FOR IMMEDIATE RELEASE: Friday, October 11, 2019
The War Prevention Initiative commends the award of the Nobel Peace Prize to Ethiopian Prime Minister Abiy Ahmed Ali.
PORTLAND, OR – Since his election in 2018, Mr. Ahmed has spearheaded dramatic reforms in Ethiopia’s domestic and foreign affairs. Persistent challenges to peace remain. Kelsey Coolidge, program manager at the War Prevention Initiative notes: “These reforms put into practice the best research and evidence in global peace and security studies – a background from which Mr. Ahmed has a doctorate.”
First, Mr. Ahmed has prioritized the inclusion of women in formal decision-making roles in Ethiopia’s national government. Half of the twenty cabinet ministries are led by women, including top positions in defense and security, trade, and labor. Research featured in the Peace Science Digest shows that more peaceful and less corrupt societies are associated with higher levels of women’s participation in government.
Second, Mr. Ahmed has ushered in democratic reforms by releasing thousands of political prisoners, lifting bans on freedom of speech, opening the partial privatization of state-owned companies, and removing key opposition groups off the list of terrorist organizations. By opening space for civil society and opposition groups, Mr. Ahmed signals a commitment to uphold democratic values that are long associated with more peaceful societies.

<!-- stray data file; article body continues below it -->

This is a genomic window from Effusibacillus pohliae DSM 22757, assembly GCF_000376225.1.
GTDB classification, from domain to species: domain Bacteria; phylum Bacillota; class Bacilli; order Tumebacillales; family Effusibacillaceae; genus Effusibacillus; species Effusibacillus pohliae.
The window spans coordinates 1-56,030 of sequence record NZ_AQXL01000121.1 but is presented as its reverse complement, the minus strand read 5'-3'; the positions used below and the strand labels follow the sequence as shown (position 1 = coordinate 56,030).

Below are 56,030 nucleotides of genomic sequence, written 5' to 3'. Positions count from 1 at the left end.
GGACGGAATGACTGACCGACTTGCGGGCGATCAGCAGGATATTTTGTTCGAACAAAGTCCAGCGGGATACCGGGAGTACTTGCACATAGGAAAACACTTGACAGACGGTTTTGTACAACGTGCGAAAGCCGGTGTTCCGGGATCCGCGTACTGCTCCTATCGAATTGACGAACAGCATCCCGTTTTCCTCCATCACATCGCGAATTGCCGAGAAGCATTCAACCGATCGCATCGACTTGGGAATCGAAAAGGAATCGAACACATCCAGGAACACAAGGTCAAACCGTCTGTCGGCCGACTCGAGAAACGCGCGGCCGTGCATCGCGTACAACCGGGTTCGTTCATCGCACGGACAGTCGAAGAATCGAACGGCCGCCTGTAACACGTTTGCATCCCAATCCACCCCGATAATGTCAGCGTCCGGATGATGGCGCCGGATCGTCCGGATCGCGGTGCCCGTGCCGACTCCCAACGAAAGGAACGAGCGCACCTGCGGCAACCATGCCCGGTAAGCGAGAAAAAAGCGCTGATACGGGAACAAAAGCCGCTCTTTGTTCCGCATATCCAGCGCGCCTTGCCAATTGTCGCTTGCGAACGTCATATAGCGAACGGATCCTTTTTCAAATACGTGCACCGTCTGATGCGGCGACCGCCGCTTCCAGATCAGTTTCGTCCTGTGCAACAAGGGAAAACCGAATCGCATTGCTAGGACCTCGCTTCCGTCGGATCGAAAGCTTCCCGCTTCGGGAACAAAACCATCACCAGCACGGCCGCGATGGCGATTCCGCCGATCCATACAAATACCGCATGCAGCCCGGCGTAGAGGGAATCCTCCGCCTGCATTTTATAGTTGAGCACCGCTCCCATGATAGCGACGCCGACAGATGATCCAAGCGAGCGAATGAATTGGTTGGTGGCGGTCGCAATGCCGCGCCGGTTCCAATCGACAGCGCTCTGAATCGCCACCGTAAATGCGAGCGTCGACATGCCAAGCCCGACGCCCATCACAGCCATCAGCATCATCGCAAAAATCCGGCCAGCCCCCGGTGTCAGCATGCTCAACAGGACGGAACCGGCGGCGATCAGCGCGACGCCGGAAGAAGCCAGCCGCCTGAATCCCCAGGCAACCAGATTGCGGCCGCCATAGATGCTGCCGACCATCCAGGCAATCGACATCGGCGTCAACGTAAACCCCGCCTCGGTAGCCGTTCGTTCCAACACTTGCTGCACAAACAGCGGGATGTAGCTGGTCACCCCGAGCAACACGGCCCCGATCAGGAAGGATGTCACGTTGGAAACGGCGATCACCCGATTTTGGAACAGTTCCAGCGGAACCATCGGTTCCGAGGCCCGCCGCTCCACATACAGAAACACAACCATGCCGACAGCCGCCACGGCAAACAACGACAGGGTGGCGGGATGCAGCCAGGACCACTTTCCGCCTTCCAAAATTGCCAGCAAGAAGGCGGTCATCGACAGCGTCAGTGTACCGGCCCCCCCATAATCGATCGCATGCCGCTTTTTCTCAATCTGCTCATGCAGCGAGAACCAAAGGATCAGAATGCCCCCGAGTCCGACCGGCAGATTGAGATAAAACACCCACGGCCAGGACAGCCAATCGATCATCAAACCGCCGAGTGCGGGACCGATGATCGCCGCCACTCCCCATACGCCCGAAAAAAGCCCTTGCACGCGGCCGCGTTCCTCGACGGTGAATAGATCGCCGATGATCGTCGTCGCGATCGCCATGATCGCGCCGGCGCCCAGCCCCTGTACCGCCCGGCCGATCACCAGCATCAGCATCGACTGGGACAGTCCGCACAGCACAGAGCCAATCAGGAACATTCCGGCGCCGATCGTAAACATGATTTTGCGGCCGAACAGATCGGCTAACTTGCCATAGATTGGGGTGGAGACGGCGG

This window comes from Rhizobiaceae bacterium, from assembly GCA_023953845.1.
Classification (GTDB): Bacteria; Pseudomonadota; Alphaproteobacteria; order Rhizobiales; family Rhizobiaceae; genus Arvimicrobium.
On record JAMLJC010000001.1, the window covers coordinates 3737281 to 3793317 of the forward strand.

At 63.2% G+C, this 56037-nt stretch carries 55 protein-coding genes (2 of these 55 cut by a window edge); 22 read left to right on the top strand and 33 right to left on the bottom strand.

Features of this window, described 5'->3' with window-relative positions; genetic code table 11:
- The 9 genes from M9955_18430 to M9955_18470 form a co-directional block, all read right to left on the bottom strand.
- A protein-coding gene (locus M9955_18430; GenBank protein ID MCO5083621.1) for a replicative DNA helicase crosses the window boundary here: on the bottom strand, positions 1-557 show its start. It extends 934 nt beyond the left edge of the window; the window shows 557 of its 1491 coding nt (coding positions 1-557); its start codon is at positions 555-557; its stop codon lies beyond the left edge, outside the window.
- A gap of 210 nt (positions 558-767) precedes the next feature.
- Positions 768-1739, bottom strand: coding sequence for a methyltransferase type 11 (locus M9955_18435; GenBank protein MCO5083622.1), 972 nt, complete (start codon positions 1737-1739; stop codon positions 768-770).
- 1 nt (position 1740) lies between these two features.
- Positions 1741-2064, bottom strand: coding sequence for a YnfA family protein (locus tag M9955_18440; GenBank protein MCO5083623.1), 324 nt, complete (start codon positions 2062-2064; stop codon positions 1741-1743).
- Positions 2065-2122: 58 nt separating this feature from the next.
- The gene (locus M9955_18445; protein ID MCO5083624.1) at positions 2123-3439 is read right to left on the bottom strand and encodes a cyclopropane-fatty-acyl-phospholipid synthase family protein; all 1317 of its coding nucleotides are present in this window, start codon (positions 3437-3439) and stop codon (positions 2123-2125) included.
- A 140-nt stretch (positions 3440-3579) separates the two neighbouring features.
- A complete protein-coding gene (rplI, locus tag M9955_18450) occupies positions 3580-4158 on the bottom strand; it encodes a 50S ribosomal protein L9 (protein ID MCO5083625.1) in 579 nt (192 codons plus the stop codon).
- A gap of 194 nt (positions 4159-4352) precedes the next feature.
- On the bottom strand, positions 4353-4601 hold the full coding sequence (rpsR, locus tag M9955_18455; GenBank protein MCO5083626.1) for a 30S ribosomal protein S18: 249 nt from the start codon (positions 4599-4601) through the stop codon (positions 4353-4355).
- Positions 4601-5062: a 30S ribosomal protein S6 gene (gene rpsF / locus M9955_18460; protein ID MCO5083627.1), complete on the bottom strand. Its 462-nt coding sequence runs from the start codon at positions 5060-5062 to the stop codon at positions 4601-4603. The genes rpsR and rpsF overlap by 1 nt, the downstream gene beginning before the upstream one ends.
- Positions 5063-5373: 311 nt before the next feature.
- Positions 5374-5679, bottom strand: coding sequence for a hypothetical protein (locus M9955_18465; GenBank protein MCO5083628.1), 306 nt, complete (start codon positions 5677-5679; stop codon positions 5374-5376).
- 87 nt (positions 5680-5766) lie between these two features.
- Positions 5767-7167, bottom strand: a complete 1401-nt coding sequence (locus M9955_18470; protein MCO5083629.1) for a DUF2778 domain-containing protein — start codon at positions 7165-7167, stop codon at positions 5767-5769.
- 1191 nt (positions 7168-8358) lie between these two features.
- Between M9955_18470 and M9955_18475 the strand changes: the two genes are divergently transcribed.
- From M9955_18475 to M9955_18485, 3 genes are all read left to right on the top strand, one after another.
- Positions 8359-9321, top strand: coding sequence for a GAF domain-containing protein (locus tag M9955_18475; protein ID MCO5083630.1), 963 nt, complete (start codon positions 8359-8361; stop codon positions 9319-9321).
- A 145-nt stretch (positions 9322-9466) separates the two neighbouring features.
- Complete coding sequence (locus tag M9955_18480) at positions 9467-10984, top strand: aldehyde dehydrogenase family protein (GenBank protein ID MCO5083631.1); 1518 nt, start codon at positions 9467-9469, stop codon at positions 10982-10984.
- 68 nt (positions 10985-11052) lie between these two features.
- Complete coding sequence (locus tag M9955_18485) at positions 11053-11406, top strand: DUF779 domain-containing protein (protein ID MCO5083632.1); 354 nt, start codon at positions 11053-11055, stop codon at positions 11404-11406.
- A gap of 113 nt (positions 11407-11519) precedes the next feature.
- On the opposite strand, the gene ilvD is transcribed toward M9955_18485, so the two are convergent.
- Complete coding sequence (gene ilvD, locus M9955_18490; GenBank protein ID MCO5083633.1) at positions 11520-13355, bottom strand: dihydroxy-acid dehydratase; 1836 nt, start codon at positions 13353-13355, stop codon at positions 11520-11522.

Third, Mr. Ahmed struck a peace accord with neighboring adversary Eritrea. Formerly one country, the two countries fought in a brutal civil war that resulted in Eritrean independence. The countries continued to fight until a bitter stalemate severed all diplomatic, social, and economic ties. The success of Mr. Ahmed’s peace accord restored these ties and provided hope for resolution to the world’s other deeply entrenched conflicts.
Mr. Ahmed has accomplished a great deal in a short period of time to create a more peaceful and democratic Ethiopia and, more broadly, East Africa. However, these reforms bear certain risks. Ethnic tensions have flared, contributing to two million internally displaced persons.
Democratic transitions are notoriously difficult to navigate. A report from the Institute for Integrated Transitions argues that there needs to be a larger societal narrative of a different future in the aftermath of conflict. Poorly designed transitions leave too many voices unheard and can create opportunities for spoilers who are dissatisfied with changes. For example, coup d’états are the greatest threat to transitional democracies according to research from OEF Research. Currently, OEF Research CoupCast moderately ranks the risk of coup in Ethiopia at 2% for 2019.
The War Prevention Initiative informs and educates about viable alternatives to war and violence.
For further comment or questions, please contact Kelsey Coolidge at email@example.com.